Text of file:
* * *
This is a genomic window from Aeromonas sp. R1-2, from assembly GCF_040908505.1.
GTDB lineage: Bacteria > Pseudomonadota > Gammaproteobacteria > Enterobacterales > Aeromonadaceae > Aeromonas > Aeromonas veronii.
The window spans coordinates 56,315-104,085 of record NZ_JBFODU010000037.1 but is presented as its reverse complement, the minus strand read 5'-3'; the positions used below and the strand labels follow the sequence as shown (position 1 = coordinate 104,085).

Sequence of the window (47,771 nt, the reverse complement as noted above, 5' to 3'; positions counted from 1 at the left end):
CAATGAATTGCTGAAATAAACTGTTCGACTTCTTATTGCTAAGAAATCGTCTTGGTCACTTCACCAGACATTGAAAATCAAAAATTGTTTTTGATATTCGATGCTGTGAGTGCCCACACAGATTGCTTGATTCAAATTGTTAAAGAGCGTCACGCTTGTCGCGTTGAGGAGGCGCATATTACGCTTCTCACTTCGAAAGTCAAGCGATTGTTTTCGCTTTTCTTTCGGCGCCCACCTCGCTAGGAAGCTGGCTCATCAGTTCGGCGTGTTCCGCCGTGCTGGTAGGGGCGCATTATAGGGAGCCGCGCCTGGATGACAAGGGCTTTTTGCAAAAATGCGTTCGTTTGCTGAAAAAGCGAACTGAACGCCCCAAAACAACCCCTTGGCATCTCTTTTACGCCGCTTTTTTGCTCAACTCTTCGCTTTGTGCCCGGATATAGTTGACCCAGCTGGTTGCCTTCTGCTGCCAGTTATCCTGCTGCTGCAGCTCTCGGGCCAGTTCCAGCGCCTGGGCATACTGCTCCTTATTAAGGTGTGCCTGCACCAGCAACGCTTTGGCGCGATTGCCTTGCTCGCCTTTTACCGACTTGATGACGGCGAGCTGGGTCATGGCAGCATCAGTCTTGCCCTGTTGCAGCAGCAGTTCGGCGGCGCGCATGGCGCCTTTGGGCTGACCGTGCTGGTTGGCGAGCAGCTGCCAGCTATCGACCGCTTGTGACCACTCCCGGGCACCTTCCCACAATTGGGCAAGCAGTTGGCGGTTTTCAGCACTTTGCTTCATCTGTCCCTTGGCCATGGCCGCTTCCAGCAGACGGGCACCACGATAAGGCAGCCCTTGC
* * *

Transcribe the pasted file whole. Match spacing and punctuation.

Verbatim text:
This is a genomic window from Aeromonas sp. R1-2, from assembly GCF_040908505.1.
GTDB lineage: Bacteria > Pseudomonadota > Gammaproteobacteria > Enterobacterales > Aeromonadaceae > Aeromonas > Aeromonas veronii.
The window spans coordinates 56,315-104,085 of record NZ_JBFODU010000037.1 but is presented as its reverse complement, the minus strand read 5'-3'; the positions used below and the strand labels follow the sequence as shown (position 1 = coordinate 104,085).

Sequence of the window (47,771 nt, the reverse complement as noted above, 5' to 3'; positions counted from 1 at the left end):
CAATGAATTGCTGAAATAAACTGTTCGACTTCTTATTGCTAAGAAATCGTCTTGGTCACTTCACCAGACATTGAAAATCAAAAATTGTTTTTGATATTCGATGCTGTGAGTGCCCACACAGATTGCTTGATTCAAATTGTTAAAGAGCGTCACGCTTGTCGCGTTGAGGAGGCGCATATTACGCTTCTCACTTCGAAAGTCAAGCGATTGTTTTCGCTTTTCTTTCGGCGCCCACCTCGCTAGGAAGCTGGCTCATCAGTTCGGCGTGTTCCGCCGTGCTGGTAGGGGCGCATTATAGGGAGCCGCGCCTGGATGACAAGGGCTTTTTGCAAAAATGCGTTCGTTTGCTGAAAAAGCGAACTGAACGCCCCAAAACAACCCCTTGGCATCTCTTTTACGCCGCTTTTTTGCTCAACTCTTCGCTTTGTGCCCGGATATAGTTGACCCAGCTGGTTGCCTTCTGCTGCCAGTTATCCTGCTGCTGCAGCTCTCGGGCCAGTTCCAGCGCCTGGGCATACTGCTCCTTATTAAGGTGTGCCTGCACCAGCAACGCTTTGGCGCGATTGCCTTGCTCGCCTTTTACCGACTTGATGACGGCGAGCTGGGTCATGGCAGCATCAGTCTTGCCCTGTTGCAGCAGCAGTTCGGCGGCGCGCATGGCGCCTTTGGGCTGACCGTGCTGGTTGGCGAGCAGCTGCCAGCTATCGACCGCTTGTGACCACTCCCGGGCACCTTCCCACAATTGGGCAAGCAGTTGGCGGTTTTCAGCACTTTGCTTCATCTGTCCCTTGGCCATGGCCGCTTCCAGCAGACGGGCACCACGATAAGGCAGCCCTTGC